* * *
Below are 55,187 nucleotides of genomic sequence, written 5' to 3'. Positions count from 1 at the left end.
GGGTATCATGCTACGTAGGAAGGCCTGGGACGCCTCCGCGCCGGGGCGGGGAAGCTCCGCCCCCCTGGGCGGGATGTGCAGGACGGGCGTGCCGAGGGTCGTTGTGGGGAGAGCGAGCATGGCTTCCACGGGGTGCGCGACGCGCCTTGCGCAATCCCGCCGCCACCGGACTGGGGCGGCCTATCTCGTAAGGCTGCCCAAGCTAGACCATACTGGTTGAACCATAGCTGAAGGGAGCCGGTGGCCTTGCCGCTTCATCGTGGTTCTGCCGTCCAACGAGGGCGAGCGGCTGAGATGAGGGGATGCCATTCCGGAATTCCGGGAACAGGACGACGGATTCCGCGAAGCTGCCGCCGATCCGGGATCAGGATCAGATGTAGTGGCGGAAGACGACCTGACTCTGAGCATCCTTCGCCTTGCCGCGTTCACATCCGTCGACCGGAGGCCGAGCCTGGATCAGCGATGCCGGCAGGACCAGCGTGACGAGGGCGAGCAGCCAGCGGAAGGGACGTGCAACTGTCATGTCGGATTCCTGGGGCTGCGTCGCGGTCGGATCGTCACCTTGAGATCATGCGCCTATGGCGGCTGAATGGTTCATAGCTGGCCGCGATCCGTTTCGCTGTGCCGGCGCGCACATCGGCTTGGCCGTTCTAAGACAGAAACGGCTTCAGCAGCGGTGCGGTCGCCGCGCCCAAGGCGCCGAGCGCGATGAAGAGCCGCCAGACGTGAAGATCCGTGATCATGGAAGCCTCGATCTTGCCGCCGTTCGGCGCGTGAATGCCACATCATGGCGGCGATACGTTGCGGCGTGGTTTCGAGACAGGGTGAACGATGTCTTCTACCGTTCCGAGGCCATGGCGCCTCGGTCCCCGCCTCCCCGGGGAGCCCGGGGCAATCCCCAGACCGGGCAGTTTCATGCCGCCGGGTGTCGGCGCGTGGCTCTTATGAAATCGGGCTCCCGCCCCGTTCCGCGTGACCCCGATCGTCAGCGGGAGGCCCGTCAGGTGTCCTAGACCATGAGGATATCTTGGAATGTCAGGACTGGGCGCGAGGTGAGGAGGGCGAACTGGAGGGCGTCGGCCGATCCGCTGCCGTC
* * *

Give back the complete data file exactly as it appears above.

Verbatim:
Below are 55,187 nucleotides of genomic sequence, written 5' to 3'. Positions count from 1 at the left end.
GGGTATCATGCTACGTAGGAAGGCCTGGGACGCCTCCGCGCCGGGGCGGGGAAGCTCCGCCCCCCTGGGCGGGATGTGCAGGACGGGCGTGCCGAGGGTCGTTGTGGGGAGAGCGAGCATGGCTTCCACGGGGTGCGCGACGCGCCTTGCGCAATCCCGCCGCCACCGGACTGGGGCGGCCTATCTCGTAAGGCTGCCCAAGCTAGACCATACTGGTTGAACCATAGCTGAAGGGAGCCGGTGGCCTTGCCGCTTCATCGTGGTTCTGCCGTCCAACGAGGGCGAGCGGCTGAGATGAGGGGATGCCATTCCGGAATTCCGGGAACAGGACGACGGATTCCGCGAAGCTGCCGCCGATCCGGGATCAGGATCAGATGTAGTGGCGGAAGACGACCTGACTCTGAGCATCCTTCGCCTTGCCGCGTTCACATCCGTCGACCGGAGGCCGAGCCTGGATCAGCGATGCCGGCAGGACCAGCGTGACGAGGGCGAGCAGCCAGCGGAAGGGACGTGCAACTGTCATGTCGGATTCCTGGGGCTGCGTCGCGGTCGGATCGTCACCTTGAGATCATGCGCCTATGGCGGCTGAATGGTTCATAGCTGGCCGCGATCCGTTTCGCTGTGCCGGCGCGCACATCGGCTTGGCCGTTCTAAGACAGAAACGGCTTCAGCAGCGGTGCGGTCGCCGCGCCCAAGGCGCCGAGCGCGATGAAGAGCCGCCAGACGTGAAGATCCGTGATCATGGAAGCCTCGATCTTGCCGCCGTTCGGCGCGTGAATGCCACATCATGGCGGCGATACGTTGCGGCGTGGTTTCGAGACAGGGTGAACGATGTCTTCTACCGTTCCGAGGCCATGGCGCCTCGGTCCCCGCCTCCCCGGGGAGCCCGGGGCAATCCCCAGACCGGGCAGTTTCATGCCGCCGGGTGTCGGCGCGTGGCTCTTATGAAATCGGGCTCCCGCCCCGTTCCGCGTGACCCCGATCGTCAGCGGGAGGCCCGTCAGGTGTCCTAGACCATGAGGATATCTTGGAATGTCAGGACTGGGCGCGAGGTGAGGAGGGCGAACTGGAGGGCGTCGGCCGATCCGCTGCCGTC